Cancer is a disease in which abnormal cells of the body cells divide very fast, and generate too much tissue that forms a tumor. Cancer cells are capable of spreading to other parts of the body through the blood and lymph systems. There are many types of cancers.
When the uncontrolled cell growth occurs in one or both lungs, it is said to be Lung Cancer. Besides, developing into a healthy, normal lung tissue, these abnormal cells continue dividing and form lumps or masses of tissue called tumors. The main function of the lung which is to carry the bloodstream with oxygen to the entire body is disturbed by these tumors.
Types of Lung Cancer
Cancers that begin in the lungs are divided into two major types, non-small cell lung cancer and small cell lung cancer, depending on how the cells look under a microscope. Each type of lung cancer grows and spreads in different ways and is treated differently.
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Small cell lung cancer (SCLC)
This is usually believed to be a systemic disease at the time of diagnosis and thus surgery plays no part in the management of this disease.
Limited disease: It is limited to one hemi thorax that can be integrated in a reasonable field of thoracic radiation therapy.
Extensive disease - It is beyond one hemi thorax or that cannot be incorporated in a reasonable field of thoracic radiation therapy.
Non-small cell lung cancer (NSCLC)
NSCLC aggravates heavily later in its course than SCLC and consequently surgery is the best chance of cure. Patients those who are considered for surgical treatment must be carefully staged to determine tumour resectability. PET will help to assess modal in involvement. But, only 15% of patients are appropriate for resection at diagnosis. The patient must also be carefully assessed pre-operatively to assure fitness for surgery.
Small-cell lung cancer (SCLC) differs from non-small-cell lung cancer in the following ways:
SCLC grows quickly.
SCLC spreads quickly.
SCLC responds well to chemotherapy and radiation therapy
SCLC is frequently associated with distinct paraneoplastic syndromes
Lung cancer is one of the most dangerous cancers in the world, with the smallest survival rate after the diagnosis, with a gradual increase in the mortality rate every year. The survival probability from lung cancer is indirectly proportional to its growth at its detection time. The chances of successful treatment are possible only if the disease is detected at the earlier stage. An estimated result shows that 85% of lung cancer cases in males and 75% in females are caused by cigarette smoking . The overall survival rate for all types of cancer is 63%. Though surgery, radiation therapy, and chemotherapy have been used in the treatment of lung cancer, the five-year survival rate for all stages combined is only 14%. This has not changed in the past three decades .
Figure 4.1: An example of Lung Cancer
Several thin-sectional CT images are produced in clinic for each patient and are estimated by a radiologist in the traditional sense of looking at each image in the axial mode. Most of the images will be very tough to interpret and consumes lot of time that cause high false-negative rates for detecting small lung nodules, and thus potentially misses a cancer. The fundamental idea of designing a CAD system is to make a machine algorithm acts as a support to the radiologist and points out locations of doubtful objects, so that the overall sensitive rate is raised.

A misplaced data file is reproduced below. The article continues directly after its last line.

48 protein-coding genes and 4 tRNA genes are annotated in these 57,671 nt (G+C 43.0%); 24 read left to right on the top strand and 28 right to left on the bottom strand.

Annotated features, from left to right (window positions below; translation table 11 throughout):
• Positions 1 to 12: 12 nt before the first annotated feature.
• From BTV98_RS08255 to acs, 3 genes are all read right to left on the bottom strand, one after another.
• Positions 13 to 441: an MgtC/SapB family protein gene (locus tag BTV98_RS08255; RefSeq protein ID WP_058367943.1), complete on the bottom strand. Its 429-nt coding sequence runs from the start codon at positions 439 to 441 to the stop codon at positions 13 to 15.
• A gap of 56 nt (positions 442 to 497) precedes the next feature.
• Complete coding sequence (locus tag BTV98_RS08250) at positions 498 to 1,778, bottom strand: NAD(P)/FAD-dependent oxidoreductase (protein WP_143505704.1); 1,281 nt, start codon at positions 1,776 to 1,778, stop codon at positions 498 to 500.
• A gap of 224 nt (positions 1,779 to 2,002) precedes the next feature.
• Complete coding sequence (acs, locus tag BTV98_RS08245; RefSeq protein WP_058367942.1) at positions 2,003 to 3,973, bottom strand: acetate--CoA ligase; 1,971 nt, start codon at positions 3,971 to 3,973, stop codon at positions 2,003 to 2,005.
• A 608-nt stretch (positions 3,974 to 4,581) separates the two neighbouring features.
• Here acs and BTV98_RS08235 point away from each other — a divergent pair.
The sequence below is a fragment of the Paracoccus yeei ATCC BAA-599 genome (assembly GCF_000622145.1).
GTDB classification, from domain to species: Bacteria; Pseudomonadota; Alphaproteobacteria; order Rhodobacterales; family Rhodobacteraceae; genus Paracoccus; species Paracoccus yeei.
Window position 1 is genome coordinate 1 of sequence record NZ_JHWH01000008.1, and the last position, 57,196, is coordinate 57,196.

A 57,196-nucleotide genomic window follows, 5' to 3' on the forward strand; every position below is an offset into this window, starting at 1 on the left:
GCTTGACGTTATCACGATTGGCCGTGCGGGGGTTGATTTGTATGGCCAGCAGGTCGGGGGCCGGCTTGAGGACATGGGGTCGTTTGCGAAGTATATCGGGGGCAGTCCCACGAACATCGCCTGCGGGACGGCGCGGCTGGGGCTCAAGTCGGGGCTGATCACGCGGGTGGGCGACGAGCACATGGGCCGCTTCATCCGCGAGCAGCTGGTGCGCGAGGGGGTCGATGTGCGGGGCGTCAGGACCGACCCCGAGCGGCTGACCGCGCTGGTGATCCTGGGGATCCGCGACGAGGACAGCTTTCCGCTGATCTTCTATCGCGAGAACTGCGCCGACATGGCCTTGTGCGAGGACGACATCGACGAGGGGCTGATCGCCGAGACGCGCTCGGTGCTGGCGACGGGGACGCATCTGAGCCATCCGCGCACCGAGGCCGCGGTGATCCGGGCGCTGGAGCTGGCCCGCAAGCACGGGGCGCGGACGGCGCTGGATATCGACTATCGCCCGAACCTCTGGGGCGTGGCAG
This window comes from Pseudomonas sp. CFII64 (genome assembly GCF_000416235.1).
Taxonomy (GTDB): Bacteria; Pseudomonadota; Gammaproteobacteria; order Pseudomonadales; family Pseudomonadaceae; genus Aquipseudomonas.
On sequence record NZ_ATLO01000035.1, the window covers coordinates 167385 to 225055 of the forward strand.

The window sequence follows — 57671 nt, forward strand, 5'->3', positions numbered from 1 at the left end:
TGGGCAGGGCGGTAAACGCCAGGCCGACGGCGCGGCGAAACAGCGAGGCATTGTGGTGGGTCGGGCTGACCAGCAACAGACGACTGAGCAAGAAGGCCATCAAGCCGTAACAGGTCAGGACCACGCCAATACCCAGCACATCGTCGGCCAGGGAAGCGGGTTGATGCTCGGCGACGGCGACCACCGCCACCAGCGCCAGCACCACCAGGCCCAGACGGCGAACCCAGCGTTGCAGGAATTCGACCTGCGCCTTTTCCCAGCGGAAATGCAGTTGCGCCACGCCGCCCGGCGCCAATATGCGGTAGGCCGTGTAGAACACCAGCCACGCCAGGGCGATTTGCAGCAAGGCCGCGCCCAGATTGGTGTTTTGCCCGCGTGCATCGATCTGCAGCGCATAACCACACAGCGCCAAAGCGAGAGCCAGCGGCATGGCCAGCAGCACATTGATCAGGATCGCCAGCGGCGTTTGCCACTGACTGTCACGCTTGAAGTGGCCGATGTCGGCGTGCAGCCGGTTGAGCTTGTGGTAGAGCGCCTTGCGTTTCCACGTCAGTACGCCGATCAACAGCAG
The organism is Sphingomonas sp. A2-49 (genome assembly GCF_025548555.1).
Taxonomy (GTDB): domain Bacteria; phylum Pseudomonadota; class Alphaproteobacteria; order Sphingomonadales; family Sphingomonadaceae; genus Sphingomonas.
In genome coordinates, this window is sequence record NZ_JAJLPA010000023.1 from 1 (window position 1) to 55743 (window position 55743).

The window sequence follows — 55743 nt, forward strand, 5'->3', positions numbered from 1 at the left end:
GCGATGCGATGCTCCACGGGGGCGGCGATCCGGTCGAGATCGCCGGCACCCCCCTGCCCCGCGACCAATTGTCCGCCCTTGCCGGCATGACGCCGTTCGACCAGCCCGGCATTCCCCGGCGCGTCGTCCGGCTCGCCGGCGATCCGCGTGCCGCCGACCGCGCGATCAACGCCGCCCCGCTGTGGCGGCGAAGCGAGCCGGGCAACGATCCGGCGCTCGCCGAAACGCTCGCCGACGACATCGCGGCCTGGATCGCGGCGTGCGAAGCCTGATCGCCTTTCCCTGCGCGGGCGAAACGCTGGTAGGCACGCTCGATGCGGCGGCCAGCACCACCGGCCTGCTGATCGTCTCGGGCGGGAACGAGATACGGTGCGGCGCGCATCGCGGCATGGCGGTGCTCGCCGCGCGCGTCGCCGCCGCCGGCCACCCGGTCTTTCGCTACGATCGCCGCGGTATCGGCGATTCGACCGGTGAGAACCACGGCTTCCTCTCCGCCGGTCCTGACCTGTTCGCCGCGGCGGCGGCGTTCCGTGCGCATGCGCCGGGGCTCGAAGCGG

CAD system must achieve following needs
improving the quality and accuracy of diagnosis,
increasing therapy success by early detection of cancer,
avoiding unnecessary biopsies
Reducing radiologist interpretation time .
A CAD system for early detection of lung cancer based on an automatic diagnosis of the lung regions included in chest CT images using the neural network is proposed in this chapter. Fuzzy Possibilistic c-mean (FPCM) is used for clustering in the proposed approach.
NEURAL NETWORKS IN CANCER DETECTION
Various neural network techniques have been employed in the cancer detection approaches. Recently, ANNs is a main research area in health care modeling and it is believed that they will receive extensive application to biomedical systems in the next years . Neural networks learn by examples and so the details of how to recognize the disease is not needed. A set of examples (patterns) is only needed that are representative of all the variations of the particular disease. A high accuracy level in the disease recognition is obtained by carefully choosing the patterns.
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Artificial neural networks (ANN)
These are basic models of the biological nervous system and are inspired from the kind of computing executed by a human brain. An ANN is an extremely parallel distributed processing system made up of highly interconnected neural computing elements that urn the ability to learn and thus acquire knowledge and make it available for use . The data obtained by electrical impedance spectroscopy has a strong relation with soft computing in identifying cancerous area from the normal area. So ANN which is an information processing system can be used as an appropriate tool for the cancer detection.
Certain performance characteristic of ANN is common with biological neural networks. An ANN contains some nodes which are connected through weights. Each node obtains data from behind nodes, attaches it and passes data via a nonlinear function, and then propagates data to proceeding nodes. ANN performance is in two phases:
The input patterns are offered to the ANN and weights are adjusted and fixed to learn these patterns in the training phase. ANN certainly learns input patterns in learning phase. On the other hand, the patterns which are not used in training phase are presented to the ANN in the test phase and the ANN's outputs are used to estimate its performance . If the performance of ANN is satisfactory, it can be used in its own specific application.